A gay couple have become the first to get "married" in Pakistan, according to reports from the region.
Sodomy attracts tough punishments in conservative Pakistan
Witnesses said a 42-year-old Afghan refugee held a marriage ceremony with a local tribesman of 16 in the remote Khyber region bordering Afghanistan.
Gay marriage is not legal in conservative Muslim Pakistan.
On hearing of the wedding, a tribal council told the pair to leave the area or be killed for breaking religious and tribal "values and ethics".
'Pomp and show'
A local Urdu-language newspaper said the elder man, named as Liaquat Ali, had taken a local boy called Markeen as "his male bride".
The paper said the boy's impoverished parents accepted 40,000 rupees (£380) for their son's hand in marriage.
"The marriage was held amid usual pomp and show associated with a tribal wedding," it said.
Malik Waris Khan, a prominent local politician and former federal minister, confirmed to AFP that the marriage had taken place.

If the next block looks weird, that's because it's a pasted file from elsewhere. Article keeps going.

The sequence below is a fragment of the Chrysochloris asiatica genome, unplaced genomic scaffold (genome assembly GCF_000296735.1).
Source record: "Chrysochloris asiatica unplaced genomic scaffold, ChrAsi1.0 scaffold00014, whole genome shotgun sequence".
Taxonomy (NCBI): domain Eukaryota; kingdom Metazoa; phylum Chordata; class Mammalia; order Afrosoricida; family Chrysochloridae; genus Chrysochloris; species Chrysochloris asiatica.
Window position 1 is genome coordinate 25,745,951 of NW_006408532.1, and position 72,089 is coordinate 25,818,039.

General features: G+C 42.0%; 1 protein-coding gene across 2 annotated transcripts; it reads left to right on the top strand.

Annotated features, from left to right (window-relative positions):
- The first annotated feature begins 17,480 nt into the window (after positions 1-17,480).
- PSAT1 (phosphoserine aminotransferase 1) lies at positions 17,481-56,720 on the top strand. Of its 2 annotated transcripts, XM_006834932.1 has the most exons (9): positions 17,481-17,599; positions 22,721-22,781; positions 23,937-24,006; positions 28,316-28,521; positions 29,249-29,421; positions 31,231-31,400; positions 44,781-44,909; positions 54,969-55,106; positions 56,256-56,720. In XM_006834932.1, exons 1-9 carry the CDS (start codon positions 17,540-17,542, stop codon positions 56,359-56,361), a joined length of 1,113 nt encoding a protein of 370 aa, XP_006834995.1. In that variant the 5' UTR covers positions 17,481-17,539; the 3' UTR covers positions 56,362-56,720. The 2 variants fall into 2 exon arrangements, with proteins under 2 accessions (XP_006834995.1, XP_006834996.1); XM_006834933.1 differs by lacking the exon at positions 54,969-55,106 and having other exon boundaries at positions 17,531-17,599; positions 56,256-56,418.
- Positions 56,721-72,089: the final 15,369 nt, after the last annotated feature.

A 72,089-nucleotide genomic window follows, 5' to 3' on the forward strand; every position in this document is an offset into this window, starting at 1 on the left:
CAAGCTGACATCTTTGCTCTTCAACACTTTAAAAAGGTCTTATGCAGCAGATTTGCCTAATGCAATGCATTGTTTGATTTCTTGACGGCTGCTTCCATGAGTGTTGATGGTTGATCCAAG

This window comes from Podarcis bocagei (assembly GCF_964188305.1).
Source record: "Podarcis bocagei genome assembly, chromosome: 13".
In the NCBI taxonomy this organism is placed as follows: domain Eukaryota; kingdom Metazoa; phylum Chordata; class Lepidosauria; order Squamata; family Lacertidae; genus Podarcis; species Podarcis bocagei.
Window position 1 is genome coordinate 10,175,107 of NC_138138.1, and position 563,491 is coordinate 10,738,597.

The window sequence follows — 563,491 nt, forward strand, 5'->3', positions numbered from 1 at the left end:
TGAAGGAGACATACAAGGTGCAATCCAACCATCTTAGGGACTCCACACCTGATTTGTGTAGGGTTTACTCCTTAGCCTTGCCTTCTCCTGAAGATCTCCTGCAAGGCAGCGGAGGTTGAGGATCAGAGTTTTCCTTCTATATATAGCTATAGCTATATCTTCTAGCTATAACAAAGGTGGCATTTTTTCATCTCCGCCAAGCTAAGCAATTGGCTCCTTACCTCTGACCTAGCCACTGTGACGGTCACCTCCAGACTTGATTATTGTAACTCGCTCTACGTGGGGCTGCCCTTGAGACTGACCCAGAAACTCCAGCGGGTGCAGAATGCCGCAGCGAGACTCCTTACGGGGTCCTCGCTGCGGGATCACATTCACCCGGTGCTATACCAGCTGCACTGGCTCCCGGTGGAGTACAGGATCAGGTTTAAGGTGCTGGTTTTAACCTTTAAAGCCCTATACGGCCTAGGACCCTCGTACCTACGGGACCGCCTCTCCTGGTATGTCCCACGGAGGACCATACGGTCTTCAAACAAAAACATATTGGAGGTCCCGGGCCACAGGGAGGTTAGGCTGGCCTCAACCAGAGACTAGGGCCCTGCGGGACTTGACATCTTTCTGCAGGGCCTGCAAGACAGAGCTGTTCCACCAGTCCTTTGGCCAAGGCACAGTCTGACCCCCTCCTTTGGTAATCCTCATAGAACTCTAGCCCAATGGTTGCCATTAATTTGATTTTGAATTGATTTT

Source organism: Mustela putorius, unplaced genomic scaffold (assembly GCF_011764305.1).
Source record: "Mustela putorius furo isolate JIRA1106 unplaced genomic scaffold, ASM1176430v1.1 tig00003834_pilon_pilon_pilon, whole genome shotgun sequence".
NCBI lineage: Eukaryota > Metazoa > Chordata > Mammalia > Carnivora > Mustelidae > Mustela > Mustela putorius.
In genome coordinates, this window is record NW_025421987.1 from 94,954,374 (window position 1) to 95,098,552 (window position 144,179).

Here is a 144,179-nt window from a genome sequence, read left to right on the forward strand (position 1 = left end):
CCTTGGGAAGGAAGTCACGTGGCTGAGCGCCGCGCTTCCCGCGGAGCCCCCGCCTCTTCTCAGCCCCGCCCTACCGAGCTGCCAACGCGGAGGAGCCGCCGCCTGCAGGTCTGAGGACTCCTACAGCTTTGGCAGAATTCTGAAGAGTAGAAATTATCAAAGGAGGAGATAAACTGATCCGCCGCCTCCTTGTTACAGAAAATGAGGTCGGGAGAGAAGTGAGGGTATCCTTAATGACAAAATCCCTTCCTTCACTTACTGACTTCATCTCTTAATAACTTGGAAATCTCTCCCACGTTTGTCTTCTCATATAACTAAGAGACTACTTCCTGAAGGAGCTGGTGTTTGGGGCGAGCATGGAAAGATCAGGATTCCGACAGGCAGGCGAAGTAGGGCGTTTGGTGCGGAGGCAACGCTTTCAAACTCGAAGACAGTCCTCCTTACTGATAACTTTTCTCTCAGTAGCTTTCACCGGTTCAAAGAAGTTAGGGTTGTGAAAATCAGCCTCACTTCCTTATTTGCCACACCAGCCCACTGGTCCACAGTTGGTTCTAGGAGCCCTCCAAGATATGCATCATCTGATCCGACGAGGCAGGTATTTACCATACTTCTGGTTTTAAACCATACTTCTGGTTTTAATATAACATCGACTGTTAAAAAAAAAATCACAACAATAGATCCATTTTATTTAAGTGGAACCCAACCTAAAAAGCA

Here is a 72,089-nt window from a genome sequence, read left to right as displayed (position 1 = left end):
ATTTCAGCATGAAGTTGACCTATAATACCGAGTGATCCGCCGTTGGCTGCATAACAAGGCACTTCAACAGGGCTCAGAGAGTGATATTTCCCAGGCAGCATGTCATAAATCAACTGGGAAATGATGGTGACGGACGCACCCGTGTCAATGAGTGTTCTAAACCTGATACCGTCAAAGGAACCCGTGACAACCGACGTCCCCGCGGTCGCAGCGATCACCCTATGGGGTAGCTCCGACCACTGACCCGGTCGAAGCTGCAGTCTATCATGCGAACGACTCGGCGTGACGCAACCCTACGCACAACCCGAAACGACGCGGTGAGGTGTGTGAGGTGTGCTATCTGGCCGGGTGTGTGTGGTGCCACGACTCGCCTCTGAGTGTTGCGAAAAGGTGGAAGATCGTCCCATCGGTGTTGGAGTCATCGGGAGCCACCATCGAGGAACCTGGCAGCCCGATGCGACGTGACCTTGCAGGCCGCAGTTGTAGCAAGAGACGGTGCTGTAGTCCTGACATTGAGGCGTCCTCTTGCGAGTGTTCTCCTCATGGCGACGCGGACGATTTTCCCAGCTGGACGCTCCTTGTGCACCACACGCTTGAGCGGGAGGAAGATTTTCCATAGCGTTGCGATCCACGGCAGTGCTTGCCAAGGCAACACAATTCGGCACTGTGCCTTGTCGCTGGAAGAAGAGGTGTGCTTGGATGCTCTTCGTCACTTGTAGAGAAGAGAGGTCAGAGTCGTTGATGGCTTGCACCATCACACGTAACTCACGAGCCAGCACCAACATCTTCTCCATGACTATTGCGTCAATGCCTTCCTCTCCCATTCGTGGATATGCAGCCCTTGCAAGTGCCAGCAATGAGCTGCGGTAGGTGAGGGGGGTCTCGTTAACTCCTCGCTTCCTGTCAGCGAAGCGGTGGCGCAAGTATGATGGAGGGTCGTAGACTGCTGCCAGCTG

"I checked the report with people in Tirah Valley and they confirmed it," he said.
Although it remains a taboo subject, homosexuality is relatively common in Pakistan, says the BBC's correspondent Aamer Ahmed Khan in Islamabad.
Increasingly, gay couples are living together in some of the big cities such as Karachi and Islamabad, but gay marriages remain unheard of, he says.
Pakistani law punishes sodomy with imprisonment ranging from two years to life.
Some Islamic provisions prescribe 100 lashes for the act or even death by stoning.
A gay couple caught having sex were lashed publicly in the Khyber region in May.